Comments

OtherJoel 14 years ago

'There are "blue tent beaches" where the homeless literally live on the beach in blue tents because they can't afford housing.'You know, if you're gonna be homeless, you could pick worse places, I'd think. And if you're a decent fisherman and somewhat resourceful, you could pretend you're on "Lost." If only there was a Kate...I think I've become kind of jaded. Spending the last eight years between Washington DC and KC, as much as I hate to admit it, I've gotten to a point where I don't notice it as much. You get used to not making eye contact and pretending you didn't hear them hitting you up for money. It's awful, but I'd never get anywhere or have any money of my own if I actually responded to everyone. In my more empathetic days, I gave a couple of guys hanging out outside fast food restaurants burgers, and I used to try and give change when I had it on me. But that was some time ago. I think food is preferable. Even if they aren't going to blow it on drugs or booze, everyone needs to eat. I am now thinking about the Curb Your Enthusiasm where Larry offers a homeless guy a tuna sandwich and the guy goes "I don't like tuna."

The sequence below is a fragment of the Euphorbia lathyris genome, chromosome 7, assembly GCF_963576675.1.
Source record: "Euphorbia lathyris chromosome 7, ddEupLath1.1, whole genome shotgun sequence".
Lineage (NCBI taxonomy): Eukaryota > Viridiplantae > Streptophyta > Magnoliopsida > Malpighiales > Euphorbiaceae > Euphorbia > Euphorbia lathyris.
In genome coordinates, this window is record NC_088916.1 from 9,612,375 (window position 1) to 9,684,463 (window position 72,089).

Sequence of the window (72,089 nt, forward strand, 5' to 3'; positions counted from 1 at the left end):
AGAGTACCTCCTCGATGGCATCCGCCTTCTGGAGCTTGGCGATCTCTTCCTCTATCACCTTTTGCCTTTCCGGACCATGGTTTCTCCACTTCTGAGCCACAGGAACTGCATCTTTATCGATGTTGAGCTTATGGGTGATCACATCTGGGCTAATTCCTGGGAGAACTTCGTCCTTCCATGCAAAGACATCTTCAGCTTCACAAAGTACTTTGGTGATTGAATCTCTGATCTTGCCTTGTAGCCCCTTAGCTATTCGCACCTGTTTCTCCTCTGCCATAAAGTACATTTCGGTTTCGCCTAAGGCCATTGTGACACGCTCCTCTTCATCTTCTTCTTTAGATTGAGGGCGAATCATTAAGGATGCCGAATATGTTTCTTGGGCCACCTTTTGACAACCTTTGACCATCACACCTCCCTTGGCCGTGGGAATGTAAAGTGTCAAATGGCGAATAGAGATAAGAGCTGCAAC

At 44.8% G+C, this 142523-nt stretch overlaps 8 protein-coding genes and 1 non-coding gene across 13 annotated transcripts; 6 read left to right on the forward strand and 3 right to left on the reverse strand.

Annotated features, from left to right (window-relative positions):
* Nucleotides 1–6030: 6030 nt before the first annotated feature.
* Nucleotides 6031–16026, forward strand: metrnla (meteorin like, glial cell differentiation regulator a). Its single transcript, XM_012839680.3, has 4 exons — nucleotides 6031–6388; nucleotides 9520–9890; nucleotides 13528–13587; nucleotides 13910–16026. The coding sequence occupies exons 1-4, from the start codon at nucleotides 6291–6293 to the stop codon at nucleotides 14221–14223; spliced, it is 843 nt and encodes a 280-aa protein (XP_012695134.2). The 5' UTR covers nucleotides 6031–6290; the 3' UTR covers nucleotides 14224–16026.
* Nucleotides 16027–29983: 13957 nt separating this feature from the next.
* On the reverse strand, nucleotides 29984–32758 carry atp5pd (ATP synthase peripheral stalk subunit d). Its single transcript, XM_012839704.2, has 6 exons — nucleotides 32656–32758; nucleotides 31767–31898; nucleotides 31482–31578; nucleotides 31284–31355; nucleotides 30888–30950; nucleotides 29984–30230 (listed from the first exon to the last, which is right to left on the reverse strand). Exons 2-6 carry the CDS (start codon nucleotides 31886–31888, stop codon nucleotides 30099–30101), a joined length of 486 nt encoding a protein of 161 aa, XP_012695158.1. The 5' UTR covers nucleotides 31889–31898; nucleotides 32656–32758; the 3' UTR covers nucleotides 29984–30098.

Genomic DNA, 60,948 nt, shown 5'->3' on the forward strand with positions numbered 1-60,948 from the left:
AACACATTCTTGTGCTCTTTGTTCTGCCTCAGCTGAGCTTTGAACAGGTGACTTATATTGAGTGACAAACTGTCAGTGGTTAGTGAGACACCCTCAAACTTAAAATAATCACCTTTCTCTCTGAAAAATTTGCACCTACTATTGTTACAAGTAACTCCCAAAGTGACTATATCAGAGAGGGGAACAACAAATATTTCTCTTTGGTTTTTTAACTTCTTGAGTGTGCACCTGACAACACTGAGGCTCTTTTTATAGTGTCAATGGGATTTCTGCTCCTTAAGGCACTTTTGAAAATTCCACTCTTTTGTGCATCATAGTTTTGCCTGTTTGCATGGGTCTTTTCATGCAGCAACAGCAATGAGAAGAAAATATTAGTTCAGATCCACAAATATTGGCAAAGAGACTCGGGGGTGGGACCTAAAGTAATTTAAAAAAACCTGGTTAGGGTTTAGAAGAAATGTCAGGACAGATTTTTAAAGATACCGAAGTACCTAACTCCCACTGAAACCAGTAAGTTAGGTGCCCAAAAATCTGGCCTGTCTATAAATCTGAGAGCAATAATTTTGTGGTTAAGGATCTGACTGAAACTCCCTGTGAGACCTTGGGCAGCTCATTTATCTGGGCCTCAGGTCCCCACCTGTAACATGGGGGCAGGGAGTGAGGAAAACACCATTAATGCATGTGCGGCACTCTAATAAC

DOTDOT 14 years ago

Why blue?Anyway, if stewardship is an issue, taking care of your family is central. You are where you are because of decisions you made, and the same holds for others. Having a roof over your head doesn't necessarily qualify you to "save" another.Treat people with the same level of respect until they give you a reason not to. From the hustler to the crack whore to the politician.Help where you can, but keep your family safe.

alm77 14 years ago